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Daniel Steele's Commentary on the Epistles of John

2 JOHN


THIS Epistle is not catholic or general, because it is not addressed to the church in all lands, but either to an individual or, what is more probable, to a particular church. (See Introduction, John's literary activity).

1 The elder unto the elect lady and her children, whom I love in truth; and not I only, but also all they that know the truth

1. "The elder."
Probably on account of his advanced age he indicates more than official position and speaks of himself as "the old man." Says Dr. Farrar, "A credulous spirit of innovation is welcome to believe and to proclaim that any, or all, of St. John's writings were written by 'John the Presbyter.' They were; but 'John the Presbyter' is none other than John the Apostle." The belief that there were two Johns arose from a misunderstanding of a bungling sentence of Papias, a third-rate writer in the generation next after the five Apostolic Fathers.

"Unto the elect lady," or an elect lady, or the lady Electa, or the elect Kyria, or Electa Kyria, meaning either a person of whom nothing more is recorded, or a company of believers constituting a local church addressed as a lady, just as the general church is styled the Bride. The real meaning of this address will probably never be satisfactorily determined.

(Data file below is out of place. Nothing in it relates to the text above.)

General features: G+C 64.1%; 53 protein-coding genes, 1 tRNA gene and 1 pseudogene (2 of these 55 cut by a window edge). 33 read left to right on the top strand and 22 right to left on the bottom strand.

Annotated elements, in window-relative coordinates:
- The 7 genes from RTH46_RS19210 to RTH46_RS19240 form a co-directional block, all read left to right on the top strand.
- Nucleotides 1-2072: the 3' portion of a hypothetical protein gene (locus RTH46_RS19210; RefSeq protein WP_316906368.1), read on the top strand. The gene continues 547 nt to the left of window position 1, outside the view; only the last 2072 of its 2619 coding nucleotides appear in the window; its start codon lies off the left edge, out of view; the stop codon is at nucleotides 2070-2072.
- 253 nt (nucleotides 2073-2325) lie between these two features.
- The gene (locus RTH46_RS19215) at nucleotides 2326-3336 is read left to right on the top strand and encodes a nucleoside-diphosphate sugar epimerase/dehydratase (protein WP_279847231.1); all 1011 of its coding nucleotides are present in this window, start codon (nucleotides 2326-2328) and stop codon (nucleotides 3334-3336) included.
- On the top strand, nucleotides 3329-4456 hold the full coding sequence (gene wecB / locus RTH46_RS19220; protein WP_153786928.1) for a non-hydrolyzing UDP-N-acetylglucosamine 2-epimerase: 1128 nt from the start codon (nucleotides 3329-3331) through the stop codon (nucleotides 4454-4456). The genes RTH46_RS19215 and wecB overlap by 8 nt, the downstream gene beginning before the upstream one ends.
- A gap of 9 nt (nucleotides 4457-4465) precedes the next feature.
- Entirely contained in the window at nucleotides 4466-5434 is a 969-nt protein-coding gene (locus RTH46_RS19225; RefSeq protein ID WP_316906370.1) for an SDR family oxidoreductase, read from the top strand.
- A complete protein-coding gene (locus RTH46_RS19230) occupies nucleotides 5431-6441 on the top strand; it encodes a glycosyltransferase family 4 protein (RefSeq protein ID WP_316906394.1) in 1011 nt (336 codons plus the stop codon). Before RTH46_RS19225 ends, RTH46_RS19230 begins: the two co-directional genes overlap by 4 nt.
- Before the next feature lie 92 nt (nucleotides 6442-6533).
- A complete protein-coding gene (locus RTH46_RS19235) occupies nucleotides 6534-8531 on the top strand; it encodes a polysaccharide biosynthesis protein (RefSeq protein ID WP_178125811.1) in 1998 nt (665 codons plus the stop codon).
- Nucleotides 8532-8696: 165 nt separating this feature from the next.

"And her children." Either the offspring of the person addressed or the members of some particular Christian society regarded as a mother, as in Gal. iv. 26.

"All they that know." Literally "that have come to know." (1 John ii. 3.) Here is a strong indication that a church is addressed, for how could the children of one woman be known and loved by the whole Christian world? Every true believer in Christ belongs to the Holy Catholic Church, which, according to the Apostles' Creed, properly punctuated, is defined as "the communion of saints," of which "the love of each for every other is the essential condition of existence." Christian love goes out towards Christian character wherever it exists.

2 for the truth's sake which abideth in us, and it shall be with us for ever

2. "For the truth's sake."
John has given in his writings two personal definitions of the truth: "I am the truth" (John xiv. 6), and "he shall give you another Paraclete, that he may abide with you forever, even the Spirit of truth," who vitalizes; the truth by identifying himself with Jesus, its author. In both cases it is said that abiding "in us" of the personified truth "shall be forever." This indicates that the Gospel of John and this Epistle flowed from the same pen.

3 Grace, mercy, peace shall be with us, from God the Father, and from Jesus Christ, the Son of the Father, in truth and love

3. "Grace, mercy and peace shall be with us."
A prediction and assurance, rather than a prayer. With this triplet of divine graces, in the same order Paul twice salutes Timothy and once Titus. Jude makes a variation thus: "Mercy, peace and love." Grace is favor to sinners; mercy is compassion for their misery, and peace is the well-being which follows pardon and renewal.